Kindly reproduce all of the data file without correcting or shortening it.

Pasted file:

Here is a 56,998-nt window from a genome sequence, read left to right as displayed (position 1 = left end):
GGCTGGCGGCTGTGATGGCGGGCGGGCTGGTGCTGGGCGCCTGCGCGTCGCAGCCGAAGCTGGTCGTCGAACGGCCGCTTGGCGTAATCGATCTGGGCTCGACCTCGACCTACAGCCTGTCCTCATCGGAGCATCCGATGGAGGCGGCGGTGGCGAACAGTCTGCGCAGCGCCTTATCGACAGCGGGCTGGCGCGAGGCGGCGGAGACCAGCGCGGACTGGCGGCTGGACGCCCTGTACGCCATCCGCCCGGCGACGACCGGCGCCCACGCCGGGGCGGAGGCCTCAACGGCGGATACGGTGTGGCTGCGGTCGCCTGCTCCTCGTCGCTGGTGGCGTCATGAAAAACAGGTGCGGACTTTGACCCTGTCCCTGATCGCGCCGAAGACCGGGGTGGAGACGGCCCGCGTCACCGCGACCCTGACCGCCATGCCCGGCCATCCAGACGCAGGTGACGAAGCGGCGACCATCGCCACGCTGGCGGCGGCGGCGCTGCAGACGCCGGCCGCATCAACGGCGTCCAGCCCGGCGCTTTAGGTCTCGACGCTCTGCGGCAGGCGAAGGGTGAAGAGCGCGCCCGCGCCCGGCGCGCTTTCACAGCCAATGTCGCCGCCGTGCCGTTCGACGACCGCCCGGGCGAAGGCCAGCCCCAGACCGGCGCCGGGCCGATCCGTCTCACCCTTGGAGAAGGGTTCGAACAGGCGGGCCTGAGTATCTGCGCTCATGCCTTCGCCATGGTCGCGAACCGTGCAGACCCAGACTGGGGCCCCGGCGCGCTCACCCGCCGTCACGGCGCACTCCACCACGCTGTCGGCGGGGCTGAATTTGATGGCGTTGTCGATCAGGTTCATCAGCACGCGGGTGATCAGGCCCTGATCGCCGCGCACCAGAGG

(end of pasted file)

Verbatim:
Here is a 56,998-nt window from a genome sequence, read left to right as displayed (position 1 = left end):
GGCTGGCGGCTGTGATGGCGGGCGGGCTGGTGCTGGGCGCCTGCGCGTCGCAGCCGAAGCTGGTCGTCGAACGGCCGCTTGGCGTAATCGATCTGGGCTCGACCTCGACCTACAGCCTGTCCTCATCGGAGCATCCGATGGAGGCGGCGGTGGCGAACAGTCTGCGCAGCGCCTTATCGACAGCGGGCTGGCGCGAGGCGGCGGAGACCAGCGCGGACTGGCGGCTGGACGCCCTGTACGCCATCCGCCCGGCGACGACCGGCGCCCACGCCGGGGCGGAGGCCTCAACGGCGGATACGGTGTGGCTGCGGTCGCCTGCTCCTCGTCGCTGGTGGCGTCATGAAAAACAGGTGCGGACTTTGACCCTGTCCCTGATCGCGCCGAAGACCGGGGTGGAGACGGCCCGCGTCACCGCGACCCTGACCGCCATGCCCGGCCATCCAGACGCAGGTGACGAAGCGGCGACCATCGCCACGCTGGCGGCGGCGGCGCTGCAGACGCCGGCCGCATCAACGGCGTCCAGCCCGGCGCTTTAGGTCTCGACGCTCTGCGGCAGGCGAAGGGTGAAGAGCGCGCCCGCGCCCGGCGCGCTTTCACAGCCAATGTCGCCGCCGTGCCGTTCGACGACCGCCCGGGCGAAGGCCAGCCCCAGACCGGCGCCGGGCCGATCCGTCTCACCCTTGGAGAAGGGTTCGAACAGGCGGGCCTGAGTATCTGCGCTCATGCCTTCGCCATGGTCGCGAACCGTGCAGACCCAGACTGGGGCCCCGGCGCGCTCACCCGCCGTCACGGCGCACTCCACCACGCTGTCGGCGGGGCTGAATTTGATGGCGTTGTCGATCAGGTTCATCAGCACGCGGGTGATCAGGCCCTGATCGCCGCGCACCAGAGG